Johnson's Shakespeare by G. F. ParkerJohnson's Shakespeare by G. F. Parker

Johnson's Shakespeare

byG. F. Parker

Paperback | June 1, 1995

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This study concerns itself with Shakespeare no less than with Johnson. For Johnson;s account of `the poet of nature' is here maintained to be no dead commonplace but a radically challenging proposition; its cutting edge is brought out by a series of contrasts with the leading Romantic critics- Coleridge, Schlegel, and Hazlitt - and the dichotomies which emerge are found to reflect tensions exhibited by or explored within the plays themselves. The need for unexpectedly fundamental choices in our own reading of Shakespeare is implied. The author relates Johnson's feeling for generalnature to the scepticism characteristic of his thought, and concludes with a fresh and provocative discussion of Johnson's response to the `unnatural deeds of Shakespearean tragedy. The Central section of the Preface to Shakespeare is reprinted here, as are many of the most critically interesting notes, so that this book offers a virtual anthology of Johnson's Shakespeare criticism as well as a commentary upon it. evaluation of Shakespeare as `the poet of nature' was no merecommonplace but a radically challenging proposition. In this study his ideas are contrasted with the leading Romantic critics Coleridge, Hazlitt, and A. W. Schlegel. A large part of his Preface to Shakespeare is reprinted as are many of the most critically interesting notes, providing a virtualanthology of Johnson's Shakespeare criticism.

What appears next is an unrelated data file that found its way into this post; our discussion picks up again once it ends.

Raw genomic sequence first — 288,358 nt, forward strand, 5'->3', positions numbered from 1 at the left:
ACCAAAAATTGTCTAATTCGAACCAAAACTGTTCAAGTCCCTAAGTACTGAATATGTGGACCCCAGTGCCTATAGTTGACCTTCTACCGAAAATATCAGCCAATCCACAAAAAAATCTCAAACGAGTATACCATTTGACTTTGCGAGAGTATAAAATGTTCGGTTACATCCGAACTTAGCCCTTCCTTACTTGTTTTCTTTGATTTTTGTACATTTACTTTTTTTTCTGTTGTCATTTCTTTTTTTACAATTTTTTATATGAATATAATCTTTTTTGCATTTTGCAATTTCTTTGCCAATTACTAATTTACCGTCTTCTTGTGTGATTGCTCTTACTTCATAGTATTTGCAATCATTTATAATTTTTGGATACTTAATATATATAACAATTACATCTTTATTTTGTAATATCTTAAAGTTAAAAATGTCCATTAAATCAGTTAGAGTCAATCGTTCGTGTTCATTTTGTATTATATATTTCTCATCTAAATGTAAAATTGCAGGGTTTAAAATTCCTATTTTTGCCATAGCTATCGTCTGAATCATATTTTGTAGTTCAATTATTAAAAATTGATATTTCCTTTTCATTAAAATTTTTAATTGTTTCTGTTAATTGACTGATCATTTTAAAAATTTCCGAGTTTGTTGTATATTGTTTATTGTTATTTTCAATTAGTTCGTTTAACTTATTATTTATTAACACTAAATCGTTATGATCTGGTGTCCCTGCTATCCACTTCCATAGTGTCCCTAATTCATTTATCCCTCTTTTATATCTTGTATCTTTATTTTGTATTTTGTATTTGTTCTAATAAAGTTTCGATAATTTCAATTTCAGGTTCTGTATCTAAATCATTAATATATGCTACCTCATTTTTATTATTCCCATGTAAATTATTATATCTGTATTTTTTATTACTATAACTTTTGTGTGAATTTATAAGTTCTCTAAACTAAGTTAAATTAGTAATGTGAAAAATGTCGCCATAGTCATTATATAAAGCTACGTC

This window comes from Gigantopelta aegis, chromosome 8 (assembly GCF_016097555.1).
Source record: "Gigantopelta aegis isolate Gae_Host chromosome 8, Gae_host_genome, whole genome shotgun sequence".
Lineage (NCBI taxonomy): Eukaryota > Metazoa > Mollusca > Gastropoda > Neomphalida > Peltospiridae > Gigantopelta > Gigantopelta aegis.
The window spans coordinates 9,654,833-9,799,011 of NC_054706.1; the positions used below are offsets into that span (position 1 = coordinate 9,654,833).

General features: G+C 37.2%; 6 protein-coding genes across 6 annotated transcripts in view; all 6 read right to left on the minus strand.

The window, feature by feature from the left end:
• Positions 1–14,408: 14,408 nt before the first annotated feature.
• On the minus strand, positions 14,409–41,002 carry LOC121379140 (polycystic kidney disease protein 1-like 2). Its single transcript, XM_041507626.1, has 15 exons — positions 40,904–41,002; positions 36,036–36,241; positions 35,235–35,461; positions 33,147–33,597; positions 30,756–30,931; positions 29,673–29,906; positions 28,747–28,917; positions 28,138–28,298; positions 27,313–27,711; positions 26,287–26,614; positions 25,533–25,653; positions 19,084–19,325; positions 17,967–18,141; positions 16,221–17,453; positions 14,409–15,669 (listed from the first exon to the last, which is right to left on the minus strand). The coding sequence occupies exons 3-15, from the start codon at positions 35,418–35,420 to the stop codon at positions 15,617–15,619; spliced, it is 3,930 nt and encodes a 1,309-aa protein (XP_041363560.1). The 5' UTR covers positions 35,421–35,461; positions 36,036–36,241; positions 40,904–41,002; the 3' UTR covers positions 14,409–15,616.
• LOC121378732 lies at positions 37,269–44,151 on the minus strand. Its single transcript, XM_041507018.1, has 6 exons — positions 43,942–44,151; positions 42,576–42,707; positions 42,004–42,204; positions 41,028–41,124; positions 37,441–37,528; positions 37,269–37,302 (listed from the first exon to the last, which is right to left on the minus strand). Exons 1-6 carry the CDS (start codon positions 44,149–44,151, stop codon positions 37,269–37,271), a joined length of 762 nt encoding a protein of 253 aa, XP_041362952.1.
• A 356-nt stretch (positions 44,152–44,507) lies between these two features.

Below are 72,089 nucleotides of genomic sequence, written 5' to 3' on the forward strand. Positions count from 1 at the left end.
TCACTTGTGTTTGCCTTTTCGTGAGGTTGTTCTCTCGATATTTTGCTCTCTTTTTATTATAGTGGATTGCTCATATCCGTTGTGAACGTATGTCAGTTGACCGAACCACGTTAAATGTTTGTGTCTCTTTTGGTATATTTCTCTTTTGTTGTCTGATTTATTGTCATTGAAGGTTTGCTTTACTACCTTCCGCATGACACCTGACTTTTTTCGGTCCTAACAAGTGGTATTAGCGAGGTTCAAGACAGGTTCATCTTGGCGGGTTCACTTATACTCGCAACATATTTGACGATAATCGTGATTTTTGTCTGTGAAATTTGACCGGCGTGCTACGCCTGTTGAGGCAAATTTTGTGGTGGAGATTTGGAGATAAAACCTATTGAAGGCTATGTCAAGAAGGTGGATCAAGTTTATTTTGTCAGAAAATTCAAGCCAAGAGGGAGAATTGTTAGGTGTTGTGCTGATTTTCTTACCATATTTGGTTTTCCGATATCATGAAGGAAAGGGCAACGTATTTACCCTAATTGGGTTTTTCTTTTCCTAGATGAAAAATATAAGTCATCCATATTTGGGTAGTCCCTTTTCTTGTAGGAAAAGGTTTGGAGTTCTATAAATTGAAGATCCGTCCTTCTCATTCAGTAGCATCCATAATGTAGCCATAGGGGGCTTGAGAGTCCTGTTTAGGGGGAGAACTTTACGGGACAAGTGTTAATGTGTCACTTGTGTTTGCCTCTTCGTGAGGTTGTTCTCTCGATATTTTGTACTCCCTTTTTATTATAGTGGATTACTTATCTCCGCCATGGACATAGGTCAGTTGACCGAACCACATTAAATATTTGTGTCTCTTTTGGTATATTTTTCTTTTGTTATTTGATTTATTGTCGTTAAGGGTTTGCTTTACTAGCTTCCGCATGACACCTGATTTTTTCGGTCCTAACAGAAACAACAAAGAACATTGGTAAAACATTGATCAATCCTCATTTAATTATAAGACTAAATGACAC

G. F. Parker is at Clare College, Cambridge.
Title:Johnson's ShakespeareFormat:PaperbackDimensions:226 pages, 8.5 × 5.43 × 0.55 inPublished:June 1, 1995Publisher:Oxford University Press

The following ISBNs are associated with this title:

ISBN - 10:0198112718

ISBN - 13:9780198112716

Editorial Reviews

'Parker gives us many more good insights than bad, and he seldom forces a prior conviction upon the materials he analyses. His book does much to show why we should take seriously Johnson's edition of Shakespeare as a whole, instead of looking upon it as merely an unwieldy appendage to thePreface.'Shirley White Johnston, The Age of Johnson: A Scholarly Annual, Volume 4 (1991)